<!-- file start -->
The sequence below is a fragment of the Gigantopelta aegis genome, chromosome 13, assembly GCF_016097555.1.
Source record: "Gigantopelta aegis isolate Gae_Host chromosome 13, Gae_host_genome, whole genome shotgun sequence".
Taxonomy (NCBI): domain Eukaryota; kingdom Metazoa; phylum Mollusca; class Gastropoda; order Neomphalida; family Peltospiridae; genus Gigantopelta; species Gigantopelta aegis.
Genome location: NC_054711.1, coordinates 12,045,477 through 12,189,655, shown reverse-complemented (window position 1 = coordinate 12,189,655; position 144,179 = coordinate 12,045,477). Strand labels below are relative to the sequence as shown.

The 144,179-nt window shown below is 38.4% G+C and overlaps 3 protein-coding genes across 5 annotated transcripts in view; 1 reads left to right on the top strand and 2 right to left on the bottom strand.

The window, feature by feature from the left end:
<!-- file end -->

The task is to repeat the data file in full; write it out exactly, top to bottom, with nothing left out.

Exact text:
The sequence below is a fragment of the Gigantopelta aegis genome, chromosome 13, assembly GCF_016097555.1.
Source record: "Gigantopelta aegis isolate Gae_Host chromosome 13, Gae_host_genome, whole genome shotgun sequence".
Taxonomy (NCBI): domain Eukaryota; kingdom Metazoa; phylum Mollusca; class Gastropoda; order Neomphalida; family Peltospiridae; genus Gigantopelta; species Gigantopelta aegis.
Genome location: NC_054711.1, coordinates 12,045,477 through 12,189,655, shown reverse-complemented (window position 1 = coordinate 12,189,655; position 144,179 = coordinate 12,045,477). Strand labels below are relative to the sequence as shown.

The 144,179-nt window shown below is 38.4% G+C and overlaps 3 protein-coding genes across 5 annotated transcripts in view; 1 reads left to right on the top strand and 2 right to left on the bottom strand.

The window, feature by feature from the left end: